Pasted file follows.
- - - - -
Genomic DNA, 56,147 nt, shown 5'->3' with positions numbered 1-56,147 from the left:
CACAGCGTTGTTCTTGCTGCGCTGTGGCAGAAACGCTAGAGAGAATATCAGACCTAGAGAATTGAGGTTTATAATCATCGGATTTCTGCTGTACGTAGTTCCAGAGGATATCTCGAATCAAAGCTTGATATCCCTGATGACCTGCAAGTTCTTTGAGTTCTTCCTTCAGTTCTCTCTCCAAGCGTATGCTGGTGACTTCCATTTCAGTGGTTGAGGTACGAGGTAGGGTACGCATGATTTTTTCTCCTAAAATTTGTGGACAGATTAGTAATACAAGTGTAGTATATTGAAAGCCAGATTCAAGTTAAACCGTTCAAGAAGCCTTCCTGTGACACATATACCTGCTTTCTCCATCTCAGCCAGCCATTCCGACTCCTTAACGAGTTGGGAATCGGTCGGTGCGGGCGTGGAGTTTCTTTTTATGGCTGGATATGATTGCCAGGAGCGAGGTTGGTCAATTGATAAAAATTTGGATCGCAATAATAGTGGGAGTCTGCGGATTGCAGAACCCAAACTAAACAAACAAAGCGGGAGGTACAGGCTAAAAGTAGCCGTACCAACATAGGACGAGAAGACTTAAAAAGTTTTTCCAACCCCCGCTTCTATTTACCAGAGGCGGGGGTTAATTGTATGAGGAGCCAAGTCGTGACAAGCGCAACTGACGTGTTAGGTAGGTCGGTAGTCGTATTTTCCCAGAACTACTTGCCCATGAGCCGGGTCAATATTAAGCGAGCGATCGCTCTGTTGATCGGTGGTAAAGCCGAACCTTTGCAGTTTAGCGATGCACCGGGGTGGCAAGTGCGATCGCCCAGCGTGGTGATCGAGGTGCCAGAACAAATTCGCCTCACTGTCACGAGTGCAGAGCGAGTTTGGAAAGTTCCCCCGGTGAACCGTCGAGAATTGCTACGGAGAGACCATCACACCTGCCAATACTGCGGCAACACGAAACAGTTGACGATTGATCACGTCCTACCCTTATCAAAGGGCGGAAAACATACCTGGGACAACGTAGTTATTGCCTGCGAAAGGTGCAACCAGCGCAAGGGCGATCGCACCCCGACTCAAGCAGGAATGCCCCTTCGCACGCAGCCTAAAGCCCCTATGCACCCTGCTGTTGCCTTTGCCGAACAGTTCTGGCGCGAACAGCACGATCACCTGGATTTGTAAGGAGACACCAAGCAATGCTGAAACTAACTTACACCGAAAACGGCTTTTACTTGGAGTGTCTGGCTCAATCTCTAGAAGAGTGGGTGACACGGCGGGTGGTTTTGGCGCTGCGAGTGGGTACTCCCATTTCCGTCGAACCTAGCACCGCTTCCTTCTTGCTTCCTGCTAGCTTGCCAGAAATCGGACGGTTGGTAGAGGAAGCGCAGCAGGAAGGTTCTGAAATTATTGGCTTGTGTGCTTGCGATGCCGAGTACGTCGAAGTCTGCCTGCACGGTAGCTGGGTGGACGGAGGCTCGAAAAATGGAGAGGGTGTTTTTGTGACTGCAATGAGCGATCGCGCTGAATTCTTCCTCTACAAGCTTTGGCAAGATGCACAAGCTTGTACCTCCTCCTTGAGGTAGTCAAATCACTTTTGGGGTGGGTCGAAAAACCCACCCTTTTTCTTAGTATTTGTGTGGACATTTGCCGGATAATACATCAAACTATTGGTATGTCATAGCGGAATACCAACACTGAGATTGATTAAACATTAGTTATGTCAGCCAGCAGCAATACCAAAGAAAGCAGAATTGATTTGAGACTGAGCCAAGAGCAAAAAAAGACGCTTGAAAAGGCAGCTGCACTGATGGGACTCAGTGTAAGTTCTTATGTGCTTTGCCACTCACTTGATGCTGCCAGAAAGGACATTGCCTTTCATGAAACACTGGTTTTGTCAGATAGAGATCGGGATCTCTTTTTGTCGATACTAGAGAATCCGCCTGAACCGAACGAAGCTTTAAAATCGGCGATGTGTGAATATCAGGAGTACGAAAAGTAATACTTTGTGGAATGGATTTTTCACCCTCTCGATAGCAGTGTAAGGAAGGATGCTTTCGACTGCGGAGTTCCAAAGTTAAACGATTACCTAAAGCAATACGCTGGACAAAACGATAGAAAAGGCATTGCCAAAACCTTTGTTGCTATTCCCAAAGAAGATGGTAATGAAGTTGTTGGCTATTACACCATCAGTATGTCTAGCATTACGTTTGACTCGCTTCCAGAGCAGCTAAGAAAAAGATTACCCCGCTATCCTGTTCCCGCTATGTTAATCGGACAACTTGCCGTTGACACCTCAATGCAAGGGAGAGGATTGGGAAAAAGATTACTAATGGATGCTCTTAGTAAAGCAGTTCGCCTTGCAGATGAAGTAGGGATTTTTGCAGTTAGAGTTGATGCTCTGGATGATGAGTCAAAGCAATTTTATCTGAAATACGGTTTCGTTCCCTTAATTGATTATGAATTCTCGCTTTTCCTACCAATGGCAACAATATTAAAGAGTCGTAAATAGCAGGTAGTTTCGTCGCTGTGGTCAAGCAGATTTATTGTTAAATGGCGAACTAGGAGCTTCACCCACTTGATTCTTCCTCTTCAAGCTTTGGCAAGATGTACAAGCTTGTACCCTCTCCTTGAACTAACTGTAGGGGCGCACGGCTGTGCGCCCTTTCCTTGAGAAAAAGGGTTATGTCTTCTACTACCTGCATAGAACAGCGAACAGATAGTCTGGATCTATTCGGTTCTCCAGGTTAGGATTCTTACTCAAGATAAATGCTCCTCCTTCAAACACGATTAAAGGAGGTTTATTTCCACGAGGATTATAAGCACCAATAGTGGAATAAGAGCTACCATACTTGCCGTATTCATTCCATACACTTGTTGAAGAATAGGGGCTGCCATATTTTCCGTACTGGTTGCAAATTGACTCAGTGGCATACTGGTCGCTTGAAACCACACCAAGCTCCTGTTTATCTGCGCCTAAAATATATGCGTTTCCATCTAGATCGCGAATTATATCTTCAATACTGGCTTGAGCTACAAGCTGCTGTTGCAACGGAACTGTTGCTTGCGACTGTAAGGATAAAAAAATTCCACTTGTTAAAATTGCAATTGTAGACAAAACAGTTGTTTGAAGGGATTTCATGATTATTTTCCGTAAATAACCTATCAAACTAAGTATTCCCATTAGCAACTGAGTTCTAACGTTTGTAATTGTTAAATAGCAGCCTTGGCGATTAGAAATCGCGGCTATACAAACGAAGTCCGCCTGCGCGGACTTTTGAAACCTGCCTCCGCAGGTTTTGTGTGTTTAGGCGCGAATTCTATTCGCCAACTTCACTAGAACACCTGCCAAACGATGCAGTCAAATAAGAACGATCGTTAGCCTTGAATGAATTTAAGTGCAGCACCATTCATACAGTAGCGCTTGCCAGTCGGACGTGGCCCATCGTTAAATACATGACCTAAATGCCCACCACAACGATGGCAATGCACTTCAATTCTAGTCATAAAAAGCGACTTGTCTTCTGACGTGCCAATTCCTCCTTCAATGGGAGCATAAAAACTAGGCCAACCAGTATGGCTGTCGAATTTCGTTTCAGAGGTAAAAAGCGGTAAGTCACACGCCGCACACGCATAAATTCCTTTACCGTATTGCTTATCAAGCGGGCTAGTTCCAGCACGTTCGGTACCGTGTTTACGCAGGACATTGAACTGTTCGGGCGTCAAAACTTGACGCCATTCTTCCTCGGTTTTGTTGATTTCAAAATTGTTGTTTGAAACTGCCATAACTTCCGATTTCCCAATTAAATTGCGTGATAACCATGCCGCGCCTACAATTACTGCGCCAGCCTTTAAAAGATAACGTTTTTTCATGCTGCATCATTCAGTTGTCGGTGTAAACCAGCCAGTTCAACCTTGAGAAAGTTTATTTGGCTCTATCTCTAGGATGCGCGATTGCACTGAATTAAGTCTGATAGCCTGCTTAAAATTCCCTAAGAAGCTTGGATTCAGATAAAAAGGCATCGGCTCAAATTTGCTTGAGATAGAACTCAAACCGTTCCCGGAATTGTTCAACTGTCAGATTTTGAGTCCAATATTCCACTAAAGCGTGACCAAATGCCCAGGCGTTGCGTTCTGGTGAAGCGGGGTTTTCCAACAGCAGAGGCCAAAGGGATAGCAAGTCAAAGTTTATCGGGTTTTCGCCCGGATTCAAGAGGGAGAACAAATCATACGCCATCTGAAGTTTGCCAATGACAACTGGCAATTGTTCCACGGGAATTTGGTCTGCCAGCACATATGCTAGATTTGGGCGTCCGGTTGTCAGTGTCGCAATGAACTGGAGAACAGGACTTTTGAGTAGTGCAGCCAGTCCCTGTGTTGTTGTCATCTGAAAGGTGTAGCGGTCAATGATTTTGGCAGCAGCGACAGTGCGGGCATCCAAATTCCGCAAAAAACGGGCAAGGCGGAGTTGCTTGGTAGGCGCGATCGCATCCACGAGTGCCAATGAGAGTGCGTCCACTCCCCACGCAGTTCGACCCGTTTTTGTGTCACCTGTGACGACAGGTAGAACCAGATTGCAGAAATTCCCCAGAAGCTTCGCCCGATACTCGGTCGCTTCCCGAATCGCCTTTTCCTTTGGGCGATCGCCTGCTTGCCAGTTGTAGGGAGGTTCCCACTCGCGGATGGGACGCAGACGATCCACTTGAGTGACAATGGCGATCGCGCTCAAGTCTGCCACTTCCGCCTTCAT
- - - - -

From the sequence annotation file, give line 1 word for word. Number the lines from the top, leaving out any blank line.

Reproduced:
Genomic DNA, 56,147 nt, shown 5'->3' with positions numbered 1-56,147 from the left: